The group’s members included Deputy White House chief of staff Karl Rove, Bush advisor Karen Hughes, Senior Advisor to the Vice President Mary Matalin, Deputy Director of Communications James Wilkinson, Assistant to the President and Legislative Liaison Nicholas Calio, Secretary of State Condoleezza Rice, National Security Advisor Stephen Hadley and I. Lewis “Scooter” Libby -- Chief of Staff to the Vice President and co-author of the Administration's pre-emptive strike policy.
Rice was later appointed Secretary of State; her deputy Hadley was made National Security Advisor. Wilkinson departed to become a spokesman for the military's central command, and later for the Republican National Convention. Hughes was recently appointed Undersecretary of State.
Several members of the group have testified before Fitzgerald’s grand jury.
Cheney’s Role Under Scrutiny
Two officials close to Fitzgerald said they have seen documents obtained from the White House Iraq Group which state that Cheney was present at several of the group's meetings. They say Cheney personally discussed with individuals in attendance at least two interviews in May and June of 2003 Wilson gave to New York Times columnist Nicholas Kristof and Washington Post reporter Walter Pincus, in which he claimed the administration “twisted” prewar intelligence and what the response from the administration should be.
Cheney was interviewed by the FBI surrounding the leak in 2004. According to the New York Times, Cheney was asked whether he knew of any concerted effort by White House aides to name Ms. Wilson.
Sources close to the investigation have also confirmed that special prosecutor Patrick Fitzgerald is trying to determine Vice President Cheney's role in the outing of Mrs. Wilson, more specifically, if Cheney ordered the leak.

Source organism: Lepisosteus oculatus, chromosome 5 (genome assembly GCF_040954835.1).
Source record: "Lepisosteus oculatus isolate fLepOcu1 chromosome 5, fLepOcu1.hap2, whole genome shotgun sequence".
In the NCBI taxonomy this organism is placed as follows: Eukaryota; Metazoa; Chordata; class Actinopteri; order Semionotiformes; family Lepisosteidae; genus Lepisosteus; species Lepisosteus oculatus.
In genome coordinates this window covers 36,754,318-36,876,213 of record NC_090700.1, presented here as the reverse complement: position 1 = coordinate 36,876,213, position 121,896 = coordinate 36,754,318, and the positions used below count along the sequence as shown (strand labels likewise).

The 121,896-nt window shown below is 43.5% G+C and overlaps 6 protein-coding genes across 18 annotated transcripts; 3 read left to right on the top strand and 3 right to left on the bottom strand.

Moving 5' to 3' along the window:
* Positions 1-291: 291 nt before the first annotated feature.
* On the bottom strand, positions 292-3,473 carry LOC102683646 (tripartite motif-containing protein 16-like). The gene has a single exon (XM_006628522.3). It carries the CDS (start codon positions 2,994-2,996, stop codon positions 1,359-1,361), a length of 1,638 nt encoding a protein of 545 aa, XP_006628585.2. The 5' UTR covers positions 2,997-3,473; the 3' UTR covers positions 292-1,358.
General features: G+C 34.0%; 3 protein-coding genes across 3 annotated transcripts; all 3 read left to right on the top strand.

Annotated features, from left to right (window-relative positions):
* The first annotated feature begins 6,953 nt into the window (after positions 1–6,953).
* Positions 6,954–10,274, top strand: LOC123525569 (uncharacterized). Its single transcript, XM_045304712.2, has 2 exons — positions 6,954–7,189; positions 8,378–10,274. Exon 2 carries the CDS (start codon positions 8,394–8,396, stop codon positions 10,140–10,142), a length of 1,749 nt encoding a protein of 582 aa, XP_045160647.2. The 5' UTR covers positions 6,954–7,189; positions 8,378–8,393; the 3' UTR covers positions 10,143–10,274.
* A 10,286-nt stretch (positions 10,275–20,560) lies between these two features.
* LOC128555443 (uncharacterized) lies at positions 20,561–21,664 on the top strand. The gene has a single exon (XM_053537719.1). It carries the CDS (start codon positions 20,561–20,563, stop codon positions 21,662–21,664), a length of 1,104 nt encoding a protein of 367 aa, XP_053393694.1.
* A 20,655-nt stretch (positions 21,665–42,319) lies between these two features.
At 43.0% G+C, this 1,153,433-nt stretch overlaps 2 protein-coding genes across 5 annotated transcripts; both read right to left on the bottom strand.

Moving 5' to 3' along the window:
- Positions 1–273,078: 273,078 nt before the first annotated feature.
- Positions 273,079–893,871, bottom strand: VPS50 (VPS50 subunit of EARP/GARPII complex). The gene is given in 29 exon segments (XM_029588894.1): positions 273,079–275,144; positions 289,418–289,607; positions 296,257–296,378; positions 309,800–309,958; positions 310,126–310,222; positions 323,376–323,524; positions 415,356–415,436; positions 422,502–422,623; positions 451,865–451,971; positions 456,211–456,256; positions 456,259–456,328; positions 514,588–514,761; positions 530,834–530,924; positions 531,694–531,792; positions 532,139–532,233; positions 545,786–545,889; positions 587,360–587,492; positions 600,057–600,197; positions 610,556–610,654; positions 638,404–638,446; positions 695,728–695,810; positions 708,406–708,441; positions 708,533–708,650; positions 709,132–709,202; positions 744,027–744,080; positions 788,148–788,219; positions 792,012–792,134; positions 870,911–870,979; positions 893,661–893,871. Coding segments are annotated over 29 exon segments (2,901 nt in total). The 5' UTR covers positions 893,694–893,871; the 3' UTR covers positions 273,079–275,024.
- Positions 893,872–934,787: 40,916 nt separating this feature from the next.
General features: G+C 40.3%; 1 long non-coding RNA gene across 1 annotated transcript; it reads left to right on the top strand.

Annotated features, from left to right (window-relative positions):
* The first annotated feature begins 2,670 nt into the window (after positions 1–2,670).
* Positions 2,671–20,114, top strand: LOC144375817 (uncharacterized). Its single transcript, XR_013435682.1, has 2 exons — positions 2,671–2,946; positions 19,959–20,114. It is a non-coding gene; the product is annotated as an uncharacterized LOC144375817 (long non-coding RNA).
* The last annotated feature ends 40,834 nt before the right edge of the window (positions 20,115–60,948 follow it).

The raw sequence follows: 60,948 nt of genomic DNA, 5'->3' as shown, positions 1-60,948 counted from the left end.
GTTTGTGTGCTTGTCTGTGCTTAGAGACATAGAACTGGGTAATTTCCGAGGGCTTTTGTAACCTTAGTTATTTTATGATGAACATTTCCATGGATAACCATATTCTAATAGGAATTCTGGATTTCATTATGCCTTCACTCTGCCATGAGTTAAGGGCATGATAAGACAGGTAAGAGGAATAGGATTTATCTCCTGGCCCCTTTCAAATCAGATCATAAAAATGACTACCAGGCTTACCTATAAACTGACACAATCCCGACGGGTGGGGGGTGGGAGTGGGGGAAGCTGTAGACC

Those close to Fitzgerald say they have yet to uncover any evidence that suggests Cheney ordered the leak or played a role in the outing of Mrs. Wilson. Still, the sources said they are investigating claims that Cheney may have been involved based on his attendance at meetings of the Iraq group. Previous reports indicate Cheney was intimately involved with the framing of the Iraq war.
Earlier this month, The Wall Street Journal confirmed that the Iraq group was under scrutiny.
“Formed in August 2002, the group, which included Messrs. [Karl] Rove and [Lewis] Libby, worked on setting strategy for selling the war in Iraq to the public in the months leading up to the March 2003 invasion,” the Journal reported. “The group likely would have played a significant role in responding to [former Ambassador Joseph] Wilson's claims” that the Bush administration twisted intelligence when it said Iraq tried to acquire yellow-cake uranium from Africa.
Rove's “strategic communications” task force operating inside the group was instrumental in writing and coordinating speeches by senior Bush administration officials, highlighting in September 2002 that Iraq was a nuclear threat.
The White House Iraq Group operated virtually unknown until January 2004, when Fitzgerald subpoenaed for notes, email and attendance records. Bush Chief of Staff Andrew H. Card Jr. created the group in August of 2002.
“A senior official who participated in its work called it ‘an internal working group,’ like many formed for priority issues, to make sure each part of the White House was fulfilling its responsibilities,” according to an Aug. 10, 2003, Washington Post investigative report on the group’s inner workings.
Senior Bush adviser Karl Rove chaired meetings of the group.
The group relied heavily on New York Times reporter Judith Miller, who, after meeting with several of the organization’s members in August 2002, wrote an explosive story that many critics of the war believe laid the groundwork for military action against Iraq.
On Sunday, Sept. 8, 2002, Miller wrote a story for the Times quoting anonymous officials who said aluminum tubes found in Iraq were to be used as centrifuges. Her report said the “diameter, thickness and other technical specifications” of the tubes -- precisely the grounds for skepticism among nuclear enrichment experts -- showed that they were “intended as components of centrifuges.”